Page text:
There are more murderous mysteries to solve, once again requiring the high-tech know-how and common sense conjecture of Las Vegas' Crime Scene Investigation team. As did the original CSI PC adventure, this Dark Motives follow-up places players in the role of the team's newest member, allowing them to interact with all the main characters from CBS' popular crime drama. Favorites such as Gil Grissom, Sara Sidle, and Warrick Brow all join players on the virtual cases, with voices supplied by the actors who portray them on television.
CSI: Dark Motives features five mysteries to be solved. Players will be challenged by cases involving an (allegedly) accidental death on a reality TV show, strange discoveries about the corpse of a homeless person, a possible Native American burial ground discovered in the construction of a new casino, an actress who is shot in the middle of her onstage performance, and an exotic animal that goes missing from a popular show. In each case, players must consult with their teammates and conduct thorough, point-and-click investigations of each crime scene.
In case you're unfamiliar with the TV series, CSI deals with the fictional experiences of a squad of criminalists attached to the Las Vegas police force. Using the latest equipment, and considerable diligence coupled with brainpower, they work to solve complex crimes that would leave lesser mortals completely baffled.
There's only some carryover related to the lives of the characters, and each episode (case) is self-contained. So, too, with the game. CSI 2 presents us with five distinct and varied cases. As with the show, each episode starts with the crime scene. Using a range of investigative techniques, and a little help from your friends, you proceed to the resolution, and even a final evaluation from Grissom. CSI 2 is rated "M" for mature, and appropriately so. If you won't let your child watch the TV show, then it's also not fitting for her/him to play the game.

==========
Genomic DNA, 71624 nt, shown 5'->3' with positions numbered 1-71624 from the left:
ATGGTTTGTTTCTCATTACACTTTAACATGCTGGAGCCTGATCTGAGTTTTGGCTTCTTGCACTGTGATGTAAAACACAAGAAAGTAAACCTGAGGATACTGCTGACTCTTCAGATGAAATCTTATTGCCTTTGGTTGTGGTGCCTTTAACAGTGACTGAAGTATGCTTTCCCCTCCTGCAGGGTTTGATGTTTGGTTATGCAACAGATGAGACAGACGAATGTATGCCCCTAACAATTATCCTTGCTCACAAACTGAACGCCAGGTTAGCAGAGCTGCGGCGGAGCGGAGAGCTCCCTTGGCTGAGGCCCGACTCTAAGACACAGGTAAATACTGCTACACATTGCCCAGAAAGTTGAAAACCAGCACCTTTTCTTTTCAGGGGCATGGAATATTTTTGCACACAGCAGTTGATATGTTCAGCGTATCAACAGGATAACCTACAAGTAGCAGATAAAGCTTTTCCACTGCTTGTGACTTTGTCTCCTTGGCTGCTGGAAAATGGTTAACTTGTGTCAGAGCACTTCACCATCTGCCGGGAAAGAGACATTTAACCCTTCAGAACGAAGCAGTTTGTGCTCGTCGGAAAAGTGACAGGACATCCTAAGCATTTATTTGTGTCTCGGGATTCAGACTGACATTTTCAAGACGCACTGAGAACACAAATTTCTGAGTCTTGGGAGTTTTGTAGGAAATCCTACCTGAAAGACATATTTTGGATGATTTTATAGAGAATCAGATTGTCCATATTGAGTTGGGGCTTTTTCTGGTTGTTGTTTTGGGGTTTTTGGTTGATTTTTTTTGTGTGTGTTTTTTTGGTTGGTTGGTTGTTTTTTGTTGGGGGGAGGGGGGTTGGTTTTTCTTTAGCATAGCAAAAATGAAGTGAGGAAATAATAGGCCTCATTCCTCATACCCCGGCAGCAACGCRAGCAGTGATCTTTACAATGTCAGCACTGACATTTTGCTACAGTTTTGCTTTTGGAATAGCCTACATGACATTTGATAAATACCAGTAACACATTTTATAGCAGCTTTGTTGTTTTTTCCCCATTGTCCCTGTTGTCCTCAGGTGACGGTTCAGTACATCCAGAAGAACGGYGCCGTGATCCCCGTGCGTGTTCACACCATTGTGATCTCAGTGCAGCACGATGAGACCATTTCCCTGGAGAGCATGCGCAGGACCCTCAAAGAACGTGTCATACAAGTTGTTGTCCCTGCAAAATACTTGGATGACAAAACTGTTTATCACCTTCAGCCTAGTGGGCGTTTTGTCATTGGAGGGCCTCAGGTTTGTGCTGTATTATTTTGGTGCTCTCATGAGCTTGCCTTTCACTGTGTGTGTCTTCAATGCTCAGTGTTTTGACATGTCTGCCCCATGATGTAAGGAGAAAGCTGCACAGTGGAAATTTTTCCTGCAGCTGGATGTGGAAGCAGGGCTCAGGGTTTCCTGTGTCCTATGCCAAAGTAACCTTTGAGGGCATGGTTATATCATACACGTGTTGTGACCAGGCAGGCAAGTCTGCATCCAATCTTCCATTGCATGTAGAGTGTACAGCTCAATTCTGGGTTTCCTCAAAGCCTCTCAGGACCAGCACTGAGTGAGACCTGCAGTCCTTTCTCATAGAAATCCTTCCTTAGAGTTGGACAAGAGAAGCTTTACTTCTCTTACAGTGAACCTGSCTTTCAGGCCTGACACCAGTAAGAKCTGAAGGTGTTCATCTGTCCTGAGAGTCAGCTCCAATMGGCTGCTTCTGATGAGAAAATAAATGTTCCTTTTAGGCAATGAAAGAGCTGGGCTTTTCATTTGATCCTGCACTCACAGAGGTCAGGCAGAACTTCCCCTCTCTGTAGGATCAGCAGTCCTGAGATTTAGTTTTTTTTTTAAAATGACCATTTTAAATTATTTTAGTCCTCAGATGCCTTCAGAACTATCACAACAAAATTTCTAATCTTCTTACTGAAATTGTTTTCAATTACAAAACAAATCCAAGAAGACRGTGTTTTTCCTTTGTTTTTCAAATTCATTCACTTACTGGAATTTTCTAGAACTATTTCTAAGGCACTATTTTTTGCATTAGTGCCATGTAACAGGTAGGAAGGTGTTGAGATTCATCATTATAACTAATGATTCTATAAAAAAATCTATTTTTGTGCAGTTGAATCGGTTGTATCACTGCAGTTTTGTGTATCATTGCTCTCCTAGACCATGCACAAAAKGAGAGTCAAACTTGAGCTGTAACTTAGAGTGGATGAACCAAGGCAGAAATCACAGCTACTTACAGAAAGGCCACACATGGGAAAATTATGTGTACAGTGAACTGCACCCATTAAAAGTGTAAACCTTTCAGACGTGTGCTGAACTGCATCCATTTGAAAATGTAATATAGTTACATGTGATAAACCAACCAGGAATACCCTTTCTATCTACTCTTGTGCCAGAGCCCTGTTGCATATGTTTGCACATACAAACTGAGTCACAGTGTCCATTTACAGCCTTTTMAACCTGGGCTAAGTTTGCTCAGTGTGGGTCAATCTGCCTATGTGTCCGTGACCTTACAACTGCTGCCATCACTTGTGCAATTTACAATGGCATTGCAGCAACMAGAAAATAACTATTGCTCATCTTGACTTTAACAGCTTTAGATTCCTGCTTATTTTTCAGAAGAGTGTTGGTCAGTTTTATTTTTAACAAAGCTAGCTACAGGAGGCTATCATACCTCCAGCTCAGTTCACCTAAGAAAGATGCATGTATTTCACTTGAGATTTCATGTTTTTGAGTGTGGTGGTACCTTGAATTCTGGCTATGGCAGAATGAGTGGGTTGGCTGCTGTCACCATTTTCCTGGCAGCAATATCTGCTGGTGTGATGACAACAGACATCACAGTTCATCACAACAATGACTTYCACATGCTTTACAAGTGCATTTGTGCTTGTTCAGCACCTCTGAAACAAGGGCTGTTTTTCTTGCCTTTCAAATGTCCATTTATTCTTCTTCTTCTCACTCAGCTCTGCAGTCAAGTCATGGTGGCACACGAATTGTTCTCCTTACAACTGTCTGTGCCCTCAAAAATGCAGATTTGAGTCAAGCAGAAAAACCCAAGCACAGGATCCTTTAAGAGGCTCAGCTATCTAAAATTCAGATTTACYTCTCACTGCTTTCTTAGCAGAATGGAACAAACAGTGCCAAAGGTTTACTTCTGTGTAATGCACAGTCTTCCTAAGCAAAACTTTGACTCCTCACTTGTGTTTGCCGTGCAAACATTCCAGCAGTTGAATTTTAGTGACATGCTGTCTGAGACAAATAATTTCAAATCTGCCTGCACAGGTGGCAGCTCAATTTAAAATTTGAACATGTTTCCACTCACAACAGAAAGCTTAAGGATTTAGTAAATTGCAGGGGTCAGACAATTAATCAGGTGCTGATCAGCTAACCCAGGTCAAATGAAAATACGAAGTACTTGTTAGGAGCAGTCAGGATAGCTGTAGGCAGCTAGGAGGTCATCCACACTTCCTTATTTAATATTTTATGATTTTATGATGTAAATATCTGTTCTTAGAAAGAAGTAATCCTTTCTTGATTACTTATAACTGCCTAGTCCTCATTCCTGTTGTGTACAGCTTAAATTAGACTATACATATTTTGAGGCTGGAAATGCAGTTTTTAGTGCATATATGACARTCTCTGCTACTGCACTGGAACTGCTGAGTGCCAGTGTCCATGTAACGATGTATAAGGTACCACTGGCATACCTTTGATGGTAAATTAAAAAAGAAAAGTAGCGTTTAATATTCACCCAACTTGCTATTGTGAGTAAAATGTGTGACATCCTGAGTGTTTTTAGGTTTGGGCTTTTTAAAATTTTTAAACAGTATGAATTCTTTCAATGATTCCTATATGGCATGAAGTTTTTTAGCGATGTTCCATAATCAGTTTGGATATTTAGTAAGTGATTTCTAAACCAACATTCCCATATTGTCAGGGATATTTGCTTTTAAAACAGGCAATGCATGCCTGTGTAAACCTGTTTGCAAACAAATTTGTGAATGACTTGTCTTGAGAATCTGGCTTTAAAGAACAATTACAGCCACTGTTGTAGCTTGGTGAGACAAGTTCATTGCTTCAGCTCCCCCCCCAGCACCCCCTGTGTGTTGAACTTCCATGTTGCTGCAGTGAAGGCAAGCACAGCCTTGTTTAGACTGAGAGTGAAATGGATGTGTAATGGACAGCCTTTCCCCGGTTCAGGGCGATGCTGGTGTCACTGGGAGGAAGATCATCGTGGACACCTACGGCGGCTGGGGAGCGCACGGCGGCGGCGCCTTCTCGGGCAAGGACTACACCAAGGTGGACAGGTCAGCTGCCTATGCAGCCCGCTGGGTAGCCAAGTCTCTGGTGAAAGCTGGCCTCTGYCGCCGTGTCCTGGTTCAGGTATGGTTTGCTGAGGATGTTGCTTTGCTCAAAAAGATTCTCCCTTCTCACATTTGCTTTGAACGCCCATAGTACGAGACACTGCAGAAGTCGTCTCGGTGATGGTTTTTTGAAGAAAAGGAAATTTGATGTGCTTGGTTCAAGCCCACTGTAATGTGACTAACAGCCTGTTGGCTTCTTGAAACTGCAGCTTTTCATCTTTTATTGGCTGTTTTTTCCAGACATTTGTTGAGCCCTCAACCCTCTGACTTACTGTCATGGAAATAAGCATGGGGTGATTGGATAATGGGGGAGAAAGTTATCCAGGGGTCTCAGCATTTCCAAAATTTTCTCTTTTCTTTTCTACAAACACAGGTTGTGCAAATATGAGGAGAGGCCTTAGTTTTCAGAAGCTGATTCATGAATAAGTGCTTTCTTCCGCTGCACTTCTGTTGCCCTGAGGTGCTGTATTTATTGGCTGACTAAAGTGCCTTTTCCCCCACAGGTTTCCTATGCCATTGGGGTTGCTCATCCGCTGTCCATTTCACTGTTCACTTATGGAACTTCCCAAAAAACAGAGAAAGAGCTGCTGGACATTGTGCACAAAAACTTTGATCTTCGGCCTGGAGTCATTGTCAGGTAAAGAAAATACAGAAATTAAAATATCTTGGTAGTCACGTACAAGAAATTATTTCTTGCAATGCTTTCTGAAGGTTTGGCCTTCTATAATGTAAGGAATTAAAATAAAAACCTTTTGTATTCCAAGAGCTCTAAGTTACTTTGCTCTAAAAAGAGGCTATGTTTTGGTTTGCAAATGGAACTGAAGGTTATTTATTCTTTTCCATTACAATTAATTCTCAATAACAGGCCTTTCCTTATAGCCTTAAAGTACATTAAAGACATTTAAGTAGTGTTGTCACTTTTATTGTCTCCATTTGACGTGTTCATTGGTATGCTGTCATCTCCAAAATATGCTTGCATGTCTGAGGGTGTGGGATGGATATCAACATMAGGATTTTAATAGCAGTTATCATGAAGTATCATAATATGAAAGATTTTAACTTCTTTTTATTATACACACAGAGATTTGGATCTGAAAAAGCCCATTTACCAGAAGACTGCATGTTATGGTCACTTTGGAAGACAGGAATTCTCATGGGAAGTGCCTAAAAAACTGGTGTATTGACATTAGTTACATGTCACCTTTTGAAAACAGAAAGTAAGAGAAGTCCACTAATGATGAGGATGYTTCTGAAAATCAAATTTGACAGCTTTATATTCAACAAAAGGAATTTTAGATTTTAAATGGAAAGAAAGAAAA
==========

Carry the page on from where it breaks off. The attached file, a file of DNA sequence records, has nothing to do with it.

Resolution has improved from last year's game, now at 800×600. Of course, by standards of today's cutting-edge action titles, this isn't very impressive. But for us adventure gamers used to more moderate expectations, this resolution is a nice step up and quite satisfactory.
Voice acting is outstanding, using cast members from the TV show, as is the script, obviously done by seasoned writers. Background sounds and music are soft and appropriate, not at all dominating or taking anything away from the flow of the game.
A number of initial options are available, not only the expected audio/visual selections, but also the choice of subtitles, more frequent auto saves, and an interesting range of difficulty choices. You may choose to have hotspots turn green when approaching a clue, or not; evidence tagged with a yellow flag to suggest going further, or not; automatic evidence questioning with suspects, or not; and a roaming tutorial in the initial case, or not. Although this may suggest the possibility of replay, unfortunately, since you already know the case disposition and perpetrator, there doesn't seem much point, except to increase your score. In that regard, Grissom puts you through a final evaluation, with trivia-type questions.